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The Difference Between Professionals and Amateurs


By Oka Mitsuo 5 dan

From Kido May 1972


Random Thoughts


Photograph of Oka Mitsuo 5 dan from the issue of Kido from which this article was translated

Oka Mitsuo 5 dan was the winner of the 2nd Annual Amateur Honinbo Tournament in 1956, and then in 1962 at the age of 30 he turned professional. He had to bear the handicap of being the only player in Kyushu [of his strength at that time; later Otake Hideo and Kato Masao would emerge from Kyushu as talented players] to aspire to become professional, but then in autumn of last year he wonderfully reached the level of 5 dan. So he is a tenacious worker at the craft.

A go event to celebrate the rising in strength of Oka 5 dan was held at the Hakata Kanko Hotel in Fukuoka on this past February 20 in the elegant confines of the 1600 square foot Grand Ballroom. Present were Chairman Takada of the Kyushu Branch, along with his staff, with Shinohara 8 dan, Segawa 8 dan, Ishii Kunio 8 dan, Hayase Hiroshi 7 dan among others, as well as local fans. All mingled happily at the gathering.

In May of last year, the inaugural issue of Igo Kyushu (published by Igo Kyushu Corporation) featured in its pages thoughts from Oka 5 dan regarding his thorny path on the way to rising in the ranks. Excerpts of that follow.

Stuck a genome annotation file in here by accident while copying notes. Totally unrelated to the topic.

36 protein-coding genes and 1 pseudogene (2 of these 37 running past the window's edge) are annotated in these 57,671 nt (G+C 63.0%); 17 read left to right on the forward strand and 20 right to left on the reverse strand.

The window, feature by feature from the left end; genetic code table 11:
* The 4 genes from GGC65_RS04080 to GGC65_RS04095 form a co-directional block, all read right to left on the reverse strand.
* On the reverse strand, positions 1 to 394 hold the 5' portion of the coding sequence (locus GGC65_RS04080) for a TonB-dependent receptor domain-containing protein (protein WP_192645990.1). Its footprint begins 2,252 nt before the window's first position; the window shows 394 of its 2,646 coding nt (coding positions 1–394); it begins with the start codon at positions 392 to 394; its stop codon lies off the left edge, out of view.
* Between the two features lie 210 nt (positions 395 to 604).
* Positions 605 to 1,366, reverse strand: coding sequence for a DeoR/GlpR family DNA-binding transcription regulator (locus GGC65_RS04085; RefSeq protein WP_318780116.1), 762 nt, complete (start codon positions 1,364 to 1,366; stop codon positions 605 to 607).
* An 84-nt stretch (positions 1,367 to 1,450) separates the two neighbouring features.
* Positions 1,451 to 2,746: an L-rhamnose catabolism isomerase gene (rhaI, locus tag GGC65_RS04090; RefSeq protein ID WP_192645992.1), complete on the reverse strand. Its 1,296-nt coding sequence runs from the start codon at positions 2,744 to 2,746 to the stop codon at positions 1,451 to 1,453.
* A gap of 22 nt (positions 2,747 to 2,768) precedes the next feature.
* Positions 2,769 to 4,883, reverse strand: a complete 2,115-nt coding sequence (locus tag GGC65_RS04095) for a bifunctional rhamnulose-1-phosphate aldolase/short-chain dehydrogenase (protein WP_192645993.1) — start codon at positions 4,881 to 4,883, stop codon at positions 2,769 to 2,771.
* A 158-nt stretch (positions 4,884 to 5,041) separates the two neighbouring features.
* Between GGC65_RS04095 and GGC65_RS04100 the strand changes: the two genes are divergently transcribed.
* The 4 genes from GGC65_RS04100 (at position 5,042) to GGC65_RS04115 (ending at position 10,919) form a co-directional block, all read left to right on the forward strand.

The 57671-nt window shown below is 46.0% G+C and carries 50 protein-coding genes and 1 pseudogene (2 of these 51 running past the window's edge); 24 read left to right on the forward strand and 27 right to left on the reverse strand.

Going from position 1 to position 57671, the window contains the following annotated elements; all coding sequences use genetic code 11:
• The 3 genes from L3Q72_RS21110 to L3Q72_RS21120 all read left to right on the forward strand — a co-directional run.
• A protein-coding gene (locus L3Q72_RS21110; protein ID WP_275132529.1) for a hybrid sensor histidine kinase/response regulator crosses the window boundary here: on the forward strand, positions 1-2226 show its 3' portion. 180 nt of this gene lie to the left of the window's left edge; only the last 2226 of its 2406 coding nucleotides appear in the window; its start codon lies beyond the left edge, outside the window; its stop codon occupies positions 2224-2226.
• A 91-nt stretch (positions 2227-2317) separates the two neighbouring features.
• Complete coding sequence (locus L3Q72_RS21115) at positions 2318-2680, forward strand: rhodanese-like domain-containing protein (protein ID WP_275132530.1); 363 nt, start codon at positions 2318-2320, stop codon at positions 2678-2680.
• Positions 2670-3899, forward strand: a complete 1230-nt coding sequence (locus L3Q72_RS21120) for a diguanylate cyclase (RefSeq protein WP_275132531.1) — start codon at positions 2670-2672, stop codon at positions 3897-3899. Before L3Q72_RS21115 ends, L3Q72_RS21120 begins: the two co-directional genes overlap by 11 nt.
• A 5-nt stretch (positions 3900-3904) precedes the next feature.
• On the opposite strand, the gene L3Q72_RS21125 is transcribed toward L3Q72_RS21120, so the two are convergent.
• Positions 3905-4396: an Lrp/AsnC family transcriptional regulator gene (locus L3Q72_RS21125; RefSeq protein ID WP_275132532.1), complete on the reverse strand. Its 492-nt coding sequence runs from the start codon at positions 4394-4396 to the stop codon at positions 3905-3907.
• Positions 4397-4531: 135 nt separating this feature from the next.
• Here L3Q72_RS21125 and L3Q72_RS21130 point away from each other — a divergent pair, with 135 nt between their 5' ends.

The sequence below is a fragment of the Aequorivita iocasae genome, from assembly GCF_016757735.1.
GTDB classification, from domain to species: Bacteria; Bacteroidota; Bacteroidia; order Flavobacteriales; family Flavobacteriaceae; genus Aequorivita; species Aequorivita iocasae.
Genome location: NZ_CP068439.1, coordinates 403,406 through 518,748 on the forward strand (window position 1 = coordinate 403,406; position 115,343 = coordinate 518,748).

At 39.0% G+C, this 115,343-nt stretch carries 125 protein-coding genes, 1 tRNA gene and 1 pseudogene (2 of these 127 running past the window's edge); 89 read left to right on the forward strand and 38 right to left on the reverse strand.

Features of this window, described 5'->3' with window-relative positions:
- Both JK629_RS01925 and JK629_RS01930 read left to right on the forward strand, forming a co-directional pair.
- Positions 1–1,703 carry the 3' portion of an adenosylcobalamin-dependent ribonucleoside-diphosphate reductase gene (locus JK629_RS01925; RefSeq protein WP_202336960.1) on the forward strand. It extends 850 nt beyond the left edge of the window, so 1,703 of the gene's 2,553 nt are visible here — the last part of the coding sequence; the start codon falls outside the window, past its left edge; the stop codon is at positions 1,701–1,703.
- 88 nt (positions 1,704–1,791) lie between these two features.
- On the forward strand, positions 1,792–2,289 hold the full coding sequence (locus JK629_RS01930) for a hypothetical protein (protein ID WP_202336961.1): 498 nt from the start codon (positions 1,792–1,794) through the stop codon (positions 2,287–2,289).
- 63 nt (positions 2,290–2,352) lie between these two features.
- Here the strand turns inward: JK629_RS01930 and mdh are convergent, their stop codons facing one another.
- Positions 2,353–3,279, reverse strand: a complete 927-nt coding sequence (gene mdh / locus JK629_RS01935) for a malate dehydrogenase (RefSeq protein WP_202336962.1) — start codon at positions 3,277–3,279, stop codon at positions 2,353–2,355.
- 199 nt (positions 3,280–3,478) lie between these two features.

"—Finally in April the Oteai Ranking Tournament started. I had been winning in the newspaper tournaments [with the top tournaments sponsored by such newspapers as the Mainichi for the Honinbo tournament and the Nihon Keizai for the Oza tournament, etc.] so I was really energized. I faced the games full of confidence, but unfortunately, I suffered three straight defeats. I played well in all of them, and past the middlegame I had the advantage. But in the end, I winded up losing by one point or two points.

"Here is what professional players feel acutely, the ‘long, drawn-out nature of the game.’ This point is what is completely different from amateurs. What amateurs do is when they make even a small mistake, they immediately try to recover. However, if the opponent does not make a slip, it is not that easy to recover. The wound remains open.

"But professional players do not do that. They recognize a mistake as a mistake, and until a chance to recover appears, they bear down patiently. The point to be seen there is that they have confidence that, ‘My opponent is a human being, too, a because of that he will unavoidably make mistakes.’ I think that I was knocked down by that confidence. In the end, my result in 1962 was a large majority of losses. I also lost my own confidence.

"However, this became medicine for me and I learned a lot. My playing technique became better and my psychological condition got better than ever. —"

Those who wish to comment on the opinions expressed here may send their thoughts to info@GoWizardry.com. The most interesting responses will be addressed in future postings.

Robert J. Terry

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